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As Harvey continues to tug on heartstrings and open the hearts and wallets of countless individuals, donations continue to come in from across the country and world.


RELATED: Like volunteers across the city, superheroes are in Houston, and they’re here to help

From the immense success of Houston Texans’ defensive back/mega-philanthropist J.J. Watt’s plea for dollars, the current tally of which is currently upwards of $18 million, to celebrities gathering and challenging funds for the cause, the disaster is amassing a fortune in aid, even beyond dollars.

However, last week in an NPR interview with the head of logistics for the Red Cross, exactly where the money is going is just about as murky as the receding water.

“Morning Edition” host Ailsa Chang pressed executive Brad Kieserman on the issue, with a transcript of the exchange as follows:

Chang: Through donations, how much of every dollar goes to relief?

Kieserman: Yeah, I don’t think I know the answer to that any better than the chief fundraiser knows how many, how much it costs to put a volunteer downrange for a week and how many emergency response vehicles I have on the road today. So I think if he was on this interview and you were asking how many relief vehicles in Texas, I don’t think he’d know the answer and I don’t know the answer to the financial question I’m afraid.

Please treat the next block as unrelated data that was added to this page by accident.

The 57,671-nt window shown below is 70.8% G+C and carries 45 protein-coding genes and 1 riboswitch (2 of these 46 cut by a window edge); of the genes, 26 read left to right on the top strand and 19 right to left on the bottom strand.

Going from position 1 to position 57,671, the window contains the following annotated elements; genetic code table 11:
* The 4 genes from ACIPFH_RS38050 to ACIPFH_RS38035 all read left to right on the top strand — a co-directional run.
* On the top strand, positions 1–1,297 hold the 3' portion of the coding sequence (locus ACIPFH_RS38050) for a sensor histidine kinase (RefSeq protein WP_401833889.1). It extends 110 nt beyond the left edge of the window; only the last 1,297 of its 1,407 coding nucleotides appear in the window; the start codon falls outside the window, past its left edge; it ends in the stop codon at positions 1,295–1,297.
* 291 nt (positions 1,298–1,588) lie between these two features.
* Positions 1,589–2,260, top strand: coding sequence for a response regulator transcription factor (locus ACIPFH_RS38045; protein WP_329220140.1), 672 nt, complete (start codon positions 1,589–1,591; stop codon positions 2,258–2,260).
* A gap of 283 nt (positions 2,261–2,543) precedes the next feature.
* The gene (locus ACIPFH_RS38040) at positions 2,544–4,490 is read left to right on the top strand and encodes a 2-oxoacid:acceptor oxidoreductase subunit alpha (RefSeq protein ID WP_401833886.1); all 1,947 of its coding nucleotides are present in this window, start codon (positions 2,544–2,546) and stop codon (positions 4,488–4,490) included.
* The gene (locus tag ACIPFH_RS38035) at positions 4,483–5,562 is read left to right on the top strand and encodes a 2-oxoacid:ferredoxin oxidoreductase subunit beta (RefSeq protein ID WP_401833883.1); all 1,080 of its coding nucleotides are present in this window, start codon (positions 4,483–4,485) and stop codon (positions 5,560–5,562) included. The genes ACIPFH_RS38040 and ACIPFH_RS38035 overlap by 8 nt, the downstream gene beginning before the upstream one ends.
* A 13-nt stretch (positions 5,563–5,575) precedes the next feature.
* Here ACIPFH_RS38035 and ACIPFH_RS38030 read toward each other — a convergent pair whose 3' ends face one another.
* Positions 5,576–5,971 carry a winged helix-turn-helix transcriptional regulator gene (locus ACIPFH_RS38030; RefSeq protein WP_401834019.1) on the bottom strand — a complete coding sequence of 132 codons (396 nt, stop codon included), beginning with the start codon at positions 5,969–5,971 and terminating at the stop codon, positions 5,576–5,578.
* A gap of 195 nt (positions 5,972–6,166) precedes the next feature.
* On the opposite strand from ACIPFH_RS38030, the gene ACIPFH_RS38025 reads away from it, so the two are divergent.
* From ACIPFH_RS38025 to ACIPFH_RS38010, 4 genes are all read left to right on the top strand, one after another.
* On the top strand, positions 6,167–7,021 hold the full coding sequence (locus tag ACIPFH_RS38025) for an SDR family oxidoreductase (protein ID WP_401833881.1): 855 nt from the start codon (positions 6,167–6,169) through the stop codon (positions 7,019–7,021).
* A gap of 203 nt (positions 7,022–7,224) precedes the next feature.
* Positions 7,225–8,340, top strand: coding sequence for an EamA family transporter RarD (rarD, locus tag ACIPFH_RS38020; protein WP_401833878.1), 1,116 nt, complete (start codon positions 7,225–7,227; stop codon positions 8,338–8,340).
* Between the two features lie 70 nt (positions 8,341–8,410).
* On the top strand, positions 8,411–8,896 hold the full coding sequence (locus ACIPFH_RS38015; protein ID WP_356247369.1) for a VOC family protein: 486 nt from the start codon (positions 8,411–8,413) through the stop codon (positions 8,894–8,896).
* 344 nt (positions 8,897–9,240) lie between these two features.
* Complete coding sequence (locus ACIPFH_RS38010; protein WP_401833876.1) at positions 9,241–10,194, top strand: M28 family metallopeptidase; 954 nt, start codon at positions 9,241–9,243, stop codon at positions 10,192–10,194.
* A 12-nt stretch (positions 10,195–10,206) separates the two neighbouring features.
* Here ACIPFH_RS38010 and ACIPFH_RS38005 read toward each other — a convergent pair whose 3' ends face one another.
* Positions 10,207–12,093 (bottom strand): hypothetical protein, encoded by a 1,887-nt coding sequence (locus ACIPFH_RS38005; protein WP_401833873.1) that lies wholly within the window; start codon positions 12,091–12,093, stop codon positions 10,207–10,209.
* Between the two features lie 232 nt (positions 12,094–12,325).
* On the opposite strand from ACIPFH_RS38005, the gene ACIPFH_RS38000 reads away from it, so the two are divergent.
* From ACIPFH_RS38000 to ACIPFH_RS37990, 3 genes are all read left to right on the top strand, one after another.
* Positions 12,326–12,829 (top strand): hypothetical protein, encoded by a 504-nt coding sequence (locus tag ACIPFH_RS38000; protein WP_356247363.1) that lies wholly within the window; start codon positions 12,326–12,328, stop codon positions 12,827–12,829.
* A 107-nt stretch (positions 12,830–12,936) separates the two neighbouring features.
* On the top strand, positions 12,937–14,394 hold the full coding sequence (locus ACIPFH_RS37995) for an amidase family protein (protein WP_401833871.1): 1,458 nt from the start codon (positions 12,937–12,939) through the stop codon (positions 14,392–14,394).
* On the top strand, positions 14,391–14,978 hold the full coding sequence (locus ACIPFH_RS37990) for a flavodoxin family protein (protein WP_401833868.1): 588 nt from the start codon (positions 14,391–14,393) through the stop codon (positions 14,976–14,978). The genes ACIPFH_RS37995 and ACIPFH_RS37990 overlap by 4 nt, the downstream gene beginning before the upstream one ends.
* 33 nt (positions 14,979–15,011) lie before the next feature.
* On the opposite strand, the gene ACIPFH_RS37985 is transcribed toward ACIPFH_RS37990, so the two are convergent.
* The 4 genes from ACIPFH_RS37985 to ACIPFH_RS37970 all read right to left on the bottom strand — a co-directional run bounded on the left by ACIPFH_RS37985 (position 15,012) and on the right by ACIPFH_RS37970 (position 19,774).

Chang continued, asking how much of the money goes to internal costs for the organization, but Kieserman’s offering was less-than explicit:

“The folks I work for are very, very attentive to cost effectiveness and cost efficiencies in making sure that as much as every dollar that we spend on an operation is client-facing.”

Meanwhile, it’s well-known how much money Watt raised, with the local hero continually updating the world and working to ensure the money is handled responsibly.

His candid demeanor is what likely inspired in fans –from the sports world and beyond — to organize and sign a petition so a major Houston highway can be renamed in his honor.

RELATED: Celebrities are uniting to send relief to Houston

So far, the petition amassed nearly 70,000 signatures, hoping to persuade Mayor Sylvester Turner and Gov. Greg Abbott to rename State Highway 99-Grand Parkway after Watt.

If you need or would like to help in Houston, read more here.

Anna Caplan contributes to Rare Houston and Rare Animals. 
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